NASHVILLE – The Tennessee Department of Health is seeing significant increases in tick-borne illnesses this year following an unusually mild winter and spring.
Cases of Rocky Mountain spotted fever are up 533 percent compared to this time last year, according to Abelardo Moncayo, Ph.D., with the TDH Division of Communicable and Environmental Diseases and Emergency Preparedness.
“We’ve documented 38 cases of Rocky Mountain spotted fever, compared with only six by the same time last year,” Moncayo said. “We are also seeing increased numbers of other tick-borne infections compared to last year.
Rocky Mountain spotted fever is the most serious tick-borne disease in the United States. Symptoms usually appear two to 14 days after a bite from an infected tick. The disease often begins with sudden onset of fever and headache. Early symptoms may resemble other diseases and include nausea, vomiting, muscle pain, lack of appetite and severe headache. Later symptoms may include rash, abdominal pain, joint pain and diarrhea.
Rocky Mountain spotted fever is a serious illness that can be fatal if not treated correctly, even in previously healthy people. It and other tick-borne illnesses can have devastating effects, but are effectively treated with antibiotics. Persons with symptoms should see their medical provider for early diagnosis and treatment.
Tick-borne diseases are best prevented by avoiding tick bites. Some tips from the Tennessee Department of Health include:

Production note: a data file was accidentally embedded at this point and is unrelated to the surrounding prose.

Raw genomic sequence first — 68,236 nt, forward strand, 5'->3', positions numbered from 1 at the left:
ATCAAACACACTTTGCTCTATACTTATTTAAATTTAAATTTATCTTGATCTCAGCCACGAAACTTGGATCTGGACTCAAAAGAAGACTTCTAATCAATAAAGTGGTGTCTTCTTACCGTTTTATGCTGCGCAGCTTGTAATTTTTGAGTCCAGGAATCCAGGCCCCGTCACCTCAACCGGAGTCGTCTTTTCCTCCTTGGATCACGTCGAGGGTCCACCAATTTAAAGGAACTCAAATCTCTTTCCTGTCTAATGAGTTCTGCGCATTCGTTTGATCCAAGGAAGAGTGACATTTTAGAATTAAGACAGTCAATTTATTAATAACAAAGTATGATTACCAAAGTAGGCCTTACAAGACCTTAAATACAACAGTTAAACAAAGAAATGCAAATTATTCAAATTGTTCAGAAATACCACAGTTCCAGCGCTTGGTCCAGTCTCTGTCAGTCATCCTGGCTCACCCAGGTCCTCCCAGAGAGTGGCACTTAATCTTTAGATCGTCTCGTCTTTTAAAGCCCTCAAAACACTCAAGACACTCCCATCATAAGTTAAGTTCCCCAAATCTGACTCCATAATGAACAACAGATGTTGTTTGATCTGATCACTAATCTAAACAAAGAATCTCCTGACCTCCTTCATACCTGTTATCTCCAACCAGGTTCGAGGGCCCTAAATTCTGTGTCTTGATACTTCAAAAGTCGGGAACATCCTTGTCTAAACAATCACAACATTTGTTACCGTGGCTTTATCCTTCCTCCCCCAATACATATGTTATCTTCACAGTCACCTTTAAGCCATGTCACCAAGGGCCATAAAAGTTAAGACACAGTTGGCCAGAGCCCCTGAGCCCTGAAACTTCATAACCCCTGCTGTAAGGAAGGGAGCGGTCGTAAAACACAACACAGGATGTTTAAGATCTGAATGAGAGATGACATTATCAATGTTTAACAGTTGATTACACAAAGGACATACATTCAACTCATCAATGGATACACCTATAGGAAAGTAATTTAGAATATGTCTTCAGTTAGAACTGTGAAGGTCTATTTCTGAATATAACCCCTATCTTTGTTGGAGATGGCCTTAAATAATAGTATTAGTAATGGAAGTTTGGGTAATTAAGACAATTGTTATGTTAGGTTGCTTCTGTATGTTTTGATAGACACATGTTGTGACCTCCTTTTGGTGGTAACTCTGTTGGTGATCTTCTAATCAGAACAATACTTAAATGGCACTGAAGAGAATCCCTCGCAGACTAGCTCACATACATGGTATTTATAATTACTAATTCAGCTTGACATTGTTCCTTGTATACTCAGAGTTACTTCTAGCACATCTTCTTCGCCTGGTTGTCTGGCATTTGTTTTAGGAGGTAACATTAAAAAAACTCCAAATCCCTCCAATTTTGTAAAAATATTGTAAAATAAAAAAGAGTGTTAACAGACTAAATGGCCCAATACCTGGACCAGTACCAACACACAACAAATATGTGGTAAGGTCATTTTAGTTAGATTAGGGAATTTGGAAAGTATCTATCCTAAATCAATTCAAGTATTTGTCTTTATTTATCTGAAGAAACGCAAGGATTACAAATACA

• Wear light-colored clothing to help you spot ticks that may catch a ride on you.
• Tuck pants into socks to keep ticks off your legs.
• Apply EPA-approved repellents to discourage tick attachment. Repellents containing permethrin can be sprayed on shoes and clothing and will last for several days. Repellents containing DEET can be applied to skin, but must be reapplied every few hours. Follow label instructions for repellents.
• Search your entire body for ticks upon return from a potentially tick-infested area. Remove any tick you find on your body; grasp with tweezers and pull straight back if the tick is attached.
• Check children for ticks, especially in their hair, when returning from potentially tick-infested areas.
• Ticks may also be carried into your home on clothing and pets, so examine both carefully.
• Reduce tick habitats around your home by removing leaf litter and brush.
For more information on preventing tick-borne illness, visit the Centers for Disease Control and Prevention website at www.cdc.gov/ticks/index.html.
The mission of the Tennessee Department of Health is to protect, promote and improve the health and prosperity of those who live in, work in or visit Tennessee. For more information about TDH services and programs, visit http://health.state.tn.us/.
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April 27, 2012